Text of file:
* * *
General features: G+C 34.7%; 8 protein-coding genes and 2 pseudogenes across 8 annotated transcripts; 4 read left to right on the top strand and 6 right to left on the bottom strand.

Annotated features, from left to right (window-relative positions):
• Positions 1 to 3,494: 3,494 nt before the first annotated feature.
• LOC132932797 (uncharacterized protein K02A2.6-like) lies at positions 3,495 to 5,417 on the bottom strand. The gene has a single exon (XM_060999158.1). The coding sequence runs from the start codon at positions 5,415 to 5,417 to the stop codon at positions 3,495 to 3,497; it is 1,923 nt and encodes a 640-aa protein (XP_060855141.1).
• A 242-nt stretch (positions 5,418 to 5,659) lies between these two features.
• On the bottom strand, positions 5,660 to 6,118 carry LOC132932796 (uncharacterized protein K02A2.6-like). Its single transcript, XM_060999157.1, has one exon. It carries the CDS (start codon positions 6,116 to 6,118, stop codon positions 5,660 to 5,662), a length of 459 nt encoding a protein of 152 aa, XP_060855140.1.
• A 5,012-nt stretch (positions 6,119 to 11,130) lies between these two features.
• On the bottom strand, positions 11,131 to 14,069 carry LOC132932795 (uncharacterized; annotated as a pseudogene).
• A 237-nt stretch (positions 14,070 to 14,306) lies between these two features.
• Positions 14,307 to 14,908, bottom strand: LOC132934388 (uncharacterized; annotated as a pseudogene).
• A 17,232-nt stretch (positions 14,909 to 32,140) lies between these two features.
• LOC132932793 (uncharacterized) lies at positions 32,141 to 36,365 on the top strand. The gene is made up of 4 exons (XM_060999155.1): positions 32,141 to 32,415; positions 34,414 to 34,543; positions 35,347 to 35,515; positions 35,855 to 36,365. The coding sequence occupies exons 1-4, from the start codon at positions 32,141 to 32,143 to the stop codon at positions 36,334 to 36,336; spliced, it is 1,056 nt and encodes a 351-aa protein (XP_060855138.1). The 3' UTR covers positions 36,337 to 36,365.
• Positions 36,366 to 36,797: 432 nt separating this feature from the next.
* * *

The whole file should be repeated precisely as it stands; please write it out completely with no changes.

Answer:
General features: G+C 34.7%; 8 protein-coding genes and 2 pseudogenes across 8 annotated transcripts; 4 read left to right on the top strand and 6 right to left on the bottom strand.

Annotated features, from left to right (window-relative positions):
• Positions 1 to 3,494: 3,494 nt before the first annotated feature.
• LOC132932797 (uncharacterized protein K02A2.6-like) lies at positions 3,495 to 5,417 on the bottom strand. The gene has a single exon (XM_060999158.1). The coding sequence runs from the start codon at positions 5,415 to 5,417 to the stop codon at positions 3,495 to 3,497; it is 1,923 nt and encodes a 640-aa protein (XP_060855141.1).
• A 242-nt stretch (positions 5,418 to 5,659) lies between these two features.
• On the bottom strand, positions 5,660 to 6,118 carry LOC132932796 (uncharacterized protein K02A2.6-like). Its single transcript, XM_060999157.1, has one exon. It carries the CDS (start codon positions 6,116 to 6,118, stop codon positions 5,660 to 5,662), a length of 459 nt encoding a protein of 152 aa, XP_060855140.1.
• A 5,012-nt stretch (positions 6,119 to 11,130) lies between these two features.
• On the bottom strand, positions 11,131 to 14,069 carry LOC132932795 (uncharacterized; annotated as a pseudogene).
• A 237-nt stretch (positions 14,070 to 14,306) lies between these two features.
• Positions 14,307 to 14,908, bottom strand: LOC132934388 (uncharacterized; annotated as a pseudogene).
• A 17,232-nt stretch (positions 14,909 to 32,140) lies between these two features.
• LOC132932793 (uncharacterized) lies at positions 32,141 to 36,365 on the top strand. The gene is made up of 4 exons (XM_060999155.1): positions 32,141 to 32,415; positions 34,414 to 34,543; positions 35,347 to 35,515; positions 35,855 to 36,365. The coding sequence occupies exons 1-4, from the start codon at positions 32,141 to 32,143 to the stop codon at positions 36,334 to 36,336; spliced, it is 1,056 nt and encodes a 351-aa protein (XP_060855138.1). The 3' UTR covers positions 36,337 to 36,365.
• Positions 36,366 to 36,797: 432 nt separating this feature from the next.